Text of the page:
The new monolith house imposed itself on the street like an occupying army. For months after it was built my life felt dwarfed. My little house was just under its huge shadow, a small garage or water closet by comparison. The house also blocked the view outside my bedroom window. I used to be able to see treetops, but now I saw bricks and mortar. Sometimes I’d sit on my stoop and stare at the house’s observatory deck that was so high in the sky it resembled an astronomy lab. Our street was now a little medieval village surrounded by a large castle.  

 Friends would visit and say, “Oh, wow, your street has had an upgrade. How tall is that house? A bit out of scale, wouldn’t you say?”

 The new house became a magnet for other King Kong houses. Very soon I noticed a lot of cars with out-of-state license plates, most of them from New York.

 New York, New York is a helluva of a town, the Bronx is up and the Battery is down, but Philadelphia is always an option, especially for real estate sharks.    

 Armies of slick-looking men in suits were now crawling all over the neighborhood.  They were looking at every available space, but the main attraction was two vacant properties further up the street. The men would arrive early in the morning or late at night and walk up and down the street with that “take no prisoners” attitude. They accompanied surveyors who scoped out and measured the land and eventually plans were drawn up for two monolith 300K+ houses towering six or seven stories on the same side of the street as my house.

 Things were on a roll. For months the sound of construction filled the air. The blunt, relentless crash of industrial hammers on steel made the ground and the walls of my house shake. Outside on the street, Brooklyn accents mingled with the clang of equipment and machinery. Suddenly it was a whole new world.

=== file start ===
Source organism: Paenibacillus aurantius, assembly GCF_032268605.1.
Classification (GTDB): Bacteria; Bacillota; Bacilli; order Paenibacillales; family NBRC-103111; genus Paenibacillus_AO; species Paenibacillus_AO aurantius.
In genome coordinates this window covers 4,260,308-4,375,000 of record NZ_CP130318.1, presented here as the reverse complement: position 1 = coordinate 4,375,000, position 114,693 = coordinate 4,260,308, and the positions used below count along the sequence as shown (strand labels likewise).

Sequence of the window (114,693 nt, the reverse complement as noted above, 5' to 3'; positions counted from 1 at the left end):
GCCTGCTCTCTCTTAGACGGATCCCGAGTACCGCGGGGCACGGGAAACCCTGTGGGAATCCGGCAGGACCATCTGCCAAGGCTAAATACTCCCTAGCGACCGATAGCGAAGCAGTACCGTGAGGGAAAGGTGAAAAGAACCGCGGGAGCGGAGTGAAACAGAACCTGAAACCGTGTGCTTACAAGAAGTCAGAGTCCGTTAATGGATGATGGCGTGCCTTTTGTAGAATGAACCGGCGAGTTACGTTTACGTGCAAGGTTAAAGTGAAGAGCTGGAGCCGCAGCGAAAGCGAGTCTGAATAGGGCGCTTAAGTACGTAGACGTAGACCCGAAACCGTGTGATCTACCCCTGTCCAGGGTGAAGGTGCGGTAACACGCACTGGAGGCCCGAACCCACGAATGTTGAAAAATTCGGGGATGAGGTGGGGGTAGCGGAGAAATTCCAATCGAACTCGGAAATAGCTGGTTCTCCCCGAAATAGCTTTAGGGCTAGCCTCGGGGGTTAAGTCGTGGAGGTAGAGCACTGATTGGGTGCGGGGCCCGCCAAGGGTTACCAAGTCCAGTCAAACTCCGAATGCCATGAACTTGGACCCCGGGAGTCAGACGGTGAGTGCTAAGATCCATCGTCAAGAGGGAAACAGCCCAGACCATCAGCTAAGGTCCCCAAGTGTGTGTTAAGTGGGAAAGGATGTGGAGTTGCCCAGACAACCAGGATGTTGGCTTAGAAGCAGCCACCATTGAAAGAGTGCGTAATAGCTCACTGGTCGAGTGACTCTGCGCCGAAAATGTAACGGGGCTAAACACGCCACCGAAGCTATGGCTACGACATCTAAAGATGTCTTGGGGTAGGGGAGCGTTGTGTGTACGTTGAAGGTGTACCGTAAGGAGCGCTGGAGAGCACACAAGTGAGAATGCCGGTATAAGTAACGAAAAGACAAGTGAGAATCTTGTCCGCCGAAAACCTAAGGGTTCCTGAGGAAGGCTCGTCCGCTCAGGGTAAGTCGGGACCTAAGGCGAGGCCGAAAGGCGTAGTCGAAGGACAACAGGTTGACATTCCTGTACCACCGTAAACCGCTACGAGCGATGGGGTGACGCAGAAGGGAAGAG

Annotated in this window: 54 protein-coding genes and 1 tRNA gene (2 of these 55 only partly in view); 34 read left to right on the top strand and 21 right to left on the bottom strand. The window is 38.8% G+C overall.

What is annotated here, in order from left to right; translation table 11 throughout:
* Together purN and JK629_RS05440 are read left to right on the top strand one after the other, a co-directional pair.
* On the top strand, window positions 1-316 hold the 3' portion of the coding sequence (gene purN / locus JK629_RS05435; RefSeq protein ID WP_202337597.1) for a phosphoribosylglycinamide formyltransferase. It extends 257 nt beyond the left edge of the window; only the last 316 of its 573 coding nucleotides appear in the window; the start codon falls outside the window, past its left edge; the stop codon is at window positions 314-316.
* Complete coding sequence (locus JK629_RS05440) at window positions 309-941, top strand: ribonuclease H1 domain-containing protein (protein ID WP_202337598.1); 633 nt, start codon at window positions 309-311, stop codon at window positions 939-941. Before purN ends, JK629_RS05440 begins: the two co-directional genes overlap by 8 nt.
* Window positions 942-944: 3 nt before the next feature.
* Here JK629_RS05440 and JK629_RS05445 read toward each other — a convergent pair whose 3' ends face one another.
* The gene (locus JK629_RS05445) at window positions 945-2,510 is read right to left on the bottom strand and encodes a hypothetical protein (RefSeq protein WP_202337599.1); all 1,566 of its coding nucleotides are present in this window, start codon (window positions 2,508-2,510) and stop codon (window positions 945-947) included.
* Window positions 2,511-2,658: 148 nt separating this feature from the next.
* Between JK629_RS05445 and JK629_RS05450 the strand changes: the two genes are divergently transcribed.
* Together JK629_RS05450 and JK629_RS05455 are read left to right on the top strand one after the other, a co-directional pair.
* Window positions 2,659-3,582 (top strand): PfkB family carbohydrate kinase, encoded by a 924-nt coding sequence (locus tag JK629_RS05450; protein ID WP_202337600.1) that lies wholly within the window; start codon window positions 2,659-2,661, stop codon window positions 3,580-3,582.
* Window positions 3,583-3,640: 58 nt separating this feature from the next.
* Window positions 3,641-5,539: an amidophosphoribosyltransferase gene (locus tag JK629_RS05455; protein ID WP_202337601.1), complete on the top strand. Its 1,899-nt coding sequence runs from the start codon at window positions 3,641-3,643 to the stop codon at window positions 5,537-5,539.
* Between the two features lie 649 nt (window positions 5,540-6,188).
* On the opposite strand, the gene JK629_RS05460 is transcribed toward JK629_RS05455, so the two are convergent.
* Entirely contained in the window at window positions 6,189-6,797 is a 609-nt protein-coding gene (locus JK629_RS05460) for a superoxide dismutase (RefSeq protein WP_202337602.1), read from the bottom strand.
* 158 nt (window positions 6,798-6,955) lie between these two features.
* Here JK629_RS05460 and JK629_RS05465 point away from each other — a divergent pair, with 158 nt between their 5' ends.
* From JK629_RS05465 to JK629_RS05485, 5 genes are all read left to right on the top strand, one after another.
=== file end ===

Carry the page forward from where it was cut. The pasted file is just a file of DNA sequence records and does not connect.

When the monolith houses were finally finished, female real estate agents with long blond hair wearing stilettos and killer skirts clogged the street with their silver cars. For months the sound of high heels on asphalt competed with the ring of those nearby Allegheny Avenue church bells as the agents showed the new homes to prospective buyers. Prospective buyers were New Yorkers in their twenties and thirties or Californians who came in groups of five and 10.    

 Buyers were finally found, and then construction started on a house further up the street. This house had been boarded up for decades. The rehabbed design for this boarded-up structure was the same utilitarian warehouse design that all new houses have. This means lots of wires, cable gizmos and PECO meters on the front of the house, a terrible look that calls to mind a modern housing project in China. The building materials used were generally cheap despite the one constant: granite kitchen countertops.